Industry Insights

Recent Real Estate Developments:  Historic Tax Credits

October 2011

Congress enacted Internal Revenue Code Section 47 in 1976 to provide tax credits for historic rehabilitation projects. This program was designed to encourage private investment in historic real estate properties. Several states have also enacted historic tax credit programs to provide state tax credits in addition to the federal tax credits.

Since inception of this program, more than 35,000 properties have been rehabilitated, comprising more than $50 billion of private investment to preserve and rehabilitate these properties.

Many of the business structures for historic tax credit projects involve either partnerships or LLCs, so investor partners making equity investments in these projects can benefit from the tax credits generated from these projects. In this article, partnerships, LLCs and related partners and members will all be referred to as “partnerships” and “partners.”

For an investor to receive federal historic credits, the investor usually must be a partner in the partnership rehabilitating the historic property prior to the property being placed into service. However, some states allow state historic preservation tax credits to be sold or transferred to nonpartners; some states also have partnership allocation provisions allowing partners to allocate tax credits “as the partners mutually agree,” meaning they do not have to follow the ownership percentages of the partnership.

If structured properly, most real estate developers and investors will not encounter tax issues when claiming the historic tax credits. However, in recent years the IRS has embarked on a national audit program to examine many historic tax credit projects.

In 2011, two historic tax credit cases illustrate how the IRS has challenged real estate developers and investors in historic properties. These examinations focused on several significant tax and partnership issues.

Key Issues Examined

  • Economic substance issues
    • The transactions must have a substantial business purpose and economic substance or they may be considered a sham by the IRS. The partnership should have a legitimate business purpose allowing for the historic structure’s rehabilitation. Partners must demonstrate the formation of the partnership was necessary to conduct the business enterprise of the parties and that the parties are clearly partners in the partnership.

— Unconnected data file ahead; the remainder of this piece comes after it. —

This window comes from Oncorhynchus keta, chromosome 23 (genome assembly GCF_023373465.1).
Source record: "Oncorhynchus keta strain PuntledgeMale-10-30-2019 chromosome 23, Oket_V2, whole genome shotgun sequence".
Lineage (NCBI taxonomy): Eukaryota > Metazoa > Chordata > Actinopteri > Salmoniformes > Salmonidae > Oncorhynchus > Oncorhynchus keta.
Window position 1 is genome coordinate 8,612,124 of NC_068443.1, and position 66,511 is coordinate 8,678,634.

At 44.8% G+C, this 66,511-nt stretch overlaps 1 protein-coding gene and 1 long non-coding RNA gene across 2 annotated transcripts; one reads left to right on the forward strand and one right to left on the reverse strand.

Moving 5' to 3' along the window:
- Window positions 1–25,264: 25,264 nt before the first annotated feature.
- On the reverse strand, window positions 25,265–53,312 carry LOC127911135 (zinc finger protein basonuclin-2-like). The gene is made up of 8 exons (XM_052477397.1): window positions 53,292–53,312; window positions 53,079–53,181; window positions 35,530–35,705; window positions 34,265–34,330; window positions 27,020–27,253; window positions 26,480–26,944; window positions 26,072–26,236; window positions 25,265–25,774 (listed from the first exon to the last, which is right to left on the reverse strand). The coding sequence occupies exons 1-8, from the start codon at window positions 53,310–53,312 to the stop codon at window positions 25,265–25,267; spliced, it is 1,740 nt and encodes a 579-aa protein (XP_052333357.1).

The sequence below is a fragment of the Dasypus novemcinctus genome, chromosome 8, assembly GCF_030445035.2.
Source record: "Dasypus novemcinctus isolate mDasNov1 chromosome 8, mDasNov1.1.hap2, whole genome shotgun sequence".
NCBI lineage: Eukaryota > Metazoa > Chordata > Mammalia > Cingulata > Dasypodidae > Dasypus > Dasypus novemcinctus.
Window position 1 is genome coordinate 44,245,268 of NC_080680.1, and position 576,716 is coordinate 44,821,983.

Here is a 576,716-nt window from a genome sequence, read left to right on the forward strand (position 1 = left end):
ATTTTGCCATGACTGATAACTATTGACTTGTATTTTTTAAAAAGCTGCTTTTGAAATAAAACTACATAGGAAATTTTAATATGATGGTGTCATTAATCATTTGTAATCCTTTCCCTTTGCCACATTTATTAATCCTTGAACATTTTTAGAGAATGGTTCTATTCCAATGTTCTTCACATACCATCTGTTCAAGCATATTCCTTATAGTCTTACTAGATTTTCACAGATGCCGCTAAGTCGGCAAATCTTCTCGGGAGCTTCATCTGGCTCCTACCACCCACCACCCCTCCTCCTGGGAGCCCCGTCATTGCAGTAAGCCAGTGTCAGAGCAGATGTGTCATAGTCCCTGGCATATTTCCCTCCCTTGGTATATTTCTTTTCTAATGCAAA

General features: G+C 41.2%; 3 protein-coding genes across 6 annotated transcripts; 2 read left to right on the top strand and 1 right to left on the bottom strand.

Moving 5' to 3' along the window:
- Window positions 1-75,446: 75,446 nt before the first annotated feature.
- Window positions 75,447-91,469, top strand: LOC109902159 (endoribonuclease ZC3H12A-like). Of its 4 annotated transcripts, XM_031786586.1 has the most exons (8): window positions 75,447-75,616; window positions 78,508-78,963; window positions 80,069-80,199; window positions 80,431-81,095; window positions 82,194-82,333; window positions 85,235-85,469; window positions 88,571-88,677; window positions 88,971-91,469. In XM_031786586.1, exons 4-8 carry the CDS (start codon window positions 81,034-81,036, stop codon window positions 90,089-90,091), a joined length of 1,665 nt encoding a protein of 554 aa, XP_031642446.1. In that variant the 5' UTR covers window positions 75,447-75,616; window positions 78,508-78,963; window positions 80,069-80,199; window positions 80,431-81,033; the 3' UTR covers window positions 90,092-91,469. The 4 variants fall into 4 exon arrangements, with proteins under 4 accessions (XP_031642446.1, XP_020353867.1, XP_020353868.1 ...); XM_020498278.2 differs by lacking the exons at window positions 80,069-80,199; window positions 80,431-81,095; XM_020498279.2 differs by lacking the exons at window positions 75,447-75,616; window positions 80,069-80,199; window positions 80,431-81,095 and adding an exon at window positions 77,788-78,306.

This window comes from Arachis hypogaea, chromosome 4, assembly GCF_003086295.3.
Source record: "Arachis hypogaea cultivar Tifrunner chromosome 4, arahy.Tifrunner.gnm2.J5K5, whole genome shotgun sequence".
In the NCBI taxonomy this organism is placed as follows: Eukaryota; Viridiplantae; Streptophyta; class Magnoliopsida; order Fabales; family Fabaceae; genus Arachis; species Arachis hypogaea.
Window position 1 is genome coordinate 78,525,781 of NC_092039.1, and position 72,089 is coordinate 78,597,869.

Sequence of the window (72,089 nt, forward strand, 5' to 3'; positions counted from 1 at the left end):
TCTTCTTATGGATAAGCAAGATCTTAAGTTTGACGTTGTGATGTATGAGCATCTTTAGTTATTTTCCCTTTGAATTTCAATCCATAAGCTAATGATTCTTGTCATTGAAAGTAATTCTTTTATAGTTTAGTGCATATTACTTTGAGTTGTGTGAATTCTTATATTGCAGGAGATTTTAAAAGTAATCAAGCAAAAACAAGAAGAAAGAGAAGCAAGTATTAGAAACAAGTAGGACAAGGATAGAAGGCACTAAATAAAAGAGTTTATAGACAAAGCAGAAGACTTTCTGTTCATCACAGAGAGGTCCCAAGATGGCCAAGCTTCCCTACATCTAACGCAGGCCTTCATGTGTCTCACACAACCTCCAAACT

• Being a “bona fide” partner
    • The partnership must be structured so that the investor partner is a true equity partner, which may involve the payment of an annual cash preferred return on equity invested as well as having a realistic possibility of gaining an economic return in addition to the preferred return. It is also important that a partner have entrepreneurial risk of loss. If there is a guaranteed rate of return provided to investor partners, they may not be considered bona fide partners.
    • In a historic tax credit partnership structure, it is generally understood the investor partner is expected to exit from the partnership after the five-year tax credit compliance period. Proper put and call option provisions in the partnership agreement, which dictate the terms for the exit of the investor partner, should include provisions that reward the investor partner for being a bona fide partner.
      • If the partner is not considered a bona fide partner, the IRS may claim:
        • The partnership arrangement between the investors and partnership are not bona fide. In this case, investor partners’ capital contributions may be treated as taxable income to the partnership rather than as capital contributions. The partner may be treated as a purchaser of the tax credits rather than as a partner, so it is important to reflect that the capital contribution of the partner is not merely for the purchase price of the tax credits but to cover partnership expenses, mitigate risk to the partnership and provide capital for operations of the partnership.
        • Transactions between investors and partnerships may be considered disguised sales. When the investor partner contributes cash to the partnership and receives a distribution of tax credits within two years, the distribution of tax credits may be considered a sale rather than a distribution of tax credits to a partner.

These recent examinations are a reminder to real estate developers and investors that these complex real estate structures require careful planning. They should include experienced financial, legal and accounting advisors upon formation as well as throughout the five-year compliance period and eventual withdrawal of the investor partner.

If you have additional questions, please consult your BKD advisor.